Addressing the students, Dr Aatre said that there were people who said that Nano technology creates many problems but nothing comes without risk and we cannot do without technology. “Science can be used and abused,” he added. “Nano and Sensor technology now plays a major role in medical field and a dominant role in health monitoring systems,” said Dr Aatre. Predicting the next generation technology, he said that there would come a day when everyone would wear a wrist watch which could regulate our health and human impulsions. He said that science had improved in such a way that you cannot distinguish between a human and a robot.

He suggested the younger generation to know about the history of science, become the next generation scientists using technology for the good of society, especially global warming, an issue to be solved, and Nano technology which affects the way of living, health and use of gadgets. Later a souvenir was released by Dr Aatre.

AU vice-chancellor GSN Raju, DRDO’s former DG V Bhujanga Rao, IISC Prof S Mohan, Visakhapatnam Steel Plant GM (Automation) K Sairam Kumar, Instrument Technology HoD Prof DV Rama Koti Reddy, AUCE Principal Prof Ch V Rama Chandra Murthy and seminar convener Daisy Rani spoke.

By Express News Service for The New Indian Express, shared by worldnano blog



‘Nano technology holds great promise’

December 9, 2015 05:43 IST

news source:

Micro and nano technologies are like a double-edged sword, which not only hold the greatest promise but also potential danger at the same time. Budding scientists have to be alive to the emerging challenges as also to the technological innovations taking place across the world, opined V.K. Aatre, former Director-General of DRDO.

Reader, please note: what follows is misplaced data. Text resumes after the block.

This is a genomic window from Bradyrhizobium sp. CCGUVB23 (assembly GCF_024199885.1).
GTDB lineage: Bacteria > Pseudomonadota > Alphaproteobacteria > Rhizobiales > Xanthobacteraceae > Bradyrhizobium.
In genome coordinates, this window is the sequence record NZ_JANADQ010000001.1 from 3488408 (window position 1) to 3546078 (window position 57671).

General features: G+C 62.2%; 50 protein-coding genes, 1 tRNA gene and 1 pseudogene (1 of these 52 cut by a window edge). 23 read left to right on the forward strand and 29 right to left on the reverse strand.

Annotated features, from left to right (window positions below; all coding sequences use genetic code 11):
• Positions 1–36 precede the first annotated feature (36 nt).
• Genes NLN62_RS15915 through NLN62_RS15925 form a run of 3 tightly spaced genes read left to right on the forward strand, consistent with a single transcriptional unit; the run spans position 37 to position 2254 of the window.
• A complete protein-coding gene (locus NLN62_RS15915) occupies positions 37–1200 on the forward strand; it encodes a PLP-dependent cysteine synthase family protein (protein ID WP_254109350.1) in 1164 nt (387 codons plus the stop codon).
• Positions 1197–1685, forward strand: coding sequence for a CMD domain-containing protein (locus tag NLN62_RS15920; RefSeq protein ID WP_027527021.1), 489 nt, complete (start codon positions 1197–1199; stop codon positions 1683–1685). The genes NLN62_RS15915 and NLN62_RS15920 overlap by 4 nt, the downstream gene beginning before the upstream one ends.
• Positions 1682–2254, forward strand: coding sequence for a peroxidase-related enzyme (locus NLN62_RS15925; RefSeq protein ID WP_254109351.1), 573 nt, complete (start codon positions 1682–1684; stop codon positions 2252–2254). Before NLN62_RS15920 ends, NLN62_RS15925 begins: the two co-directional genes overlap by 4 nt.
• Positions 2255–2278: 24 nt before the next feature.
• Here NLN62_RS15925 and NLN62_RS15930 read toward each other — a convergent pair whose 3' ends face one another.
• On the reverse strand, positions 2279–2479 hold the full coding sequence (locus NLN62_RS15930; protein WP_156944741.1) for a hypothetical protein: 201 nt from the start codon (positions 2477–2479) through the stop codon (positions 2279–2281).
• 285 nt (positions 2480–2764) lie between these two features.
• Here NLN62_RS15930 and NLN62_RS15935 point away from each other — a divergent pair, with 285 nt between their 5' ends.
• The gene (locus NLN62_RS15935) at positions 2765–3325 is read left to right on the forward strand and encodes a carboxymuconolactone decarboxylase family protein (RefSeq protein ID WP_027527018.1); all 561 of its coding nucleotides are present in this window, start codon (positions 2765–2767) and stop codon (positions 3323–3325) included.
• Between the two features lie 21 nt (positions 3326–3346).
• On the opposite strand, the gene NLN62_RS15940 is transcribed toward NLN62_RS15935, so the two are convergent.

“The innovations taking place in the field of nano technology will have a tremendous impact on human life and one cannot wish them away. The day may not be far off when all of us will carry wrist watches (bands) to continuously monitor our own health. It could take two or three decades but I am confident that it will happen sooner than later,” Dr Aatre told The Hindu on the sidelines of a seminar on ‘Smart sensors and systems (S2S – N15)’ organised jointly by the Department of Instrument Technology, Andhra University College of Engineering, and the Institute of Smart Structures and Systems, IISc, Bengaluru, here on Tuesday.

Silicon lockets, developed by IIT-Bombay using nano technology less than a decade ago, are already in use to continuously monitor the heart activity (ECG) of the wearer. These silicon lockets are lighter and convenient than the Holter monitors, which were in use for long.

Judicious use

“Does man have the wisdom to use science for the benefit of mankind?” One cannot wish away technology but has to use it in a judicious way to avail of its benefits. Saying that it was unfortunate that India was very weak in sensor and actuator technologies, Dr. Aatre called upon students to come up with innovative ideas in these areas.

By B. MADHU GOPAL for The Hindu shared by worldnano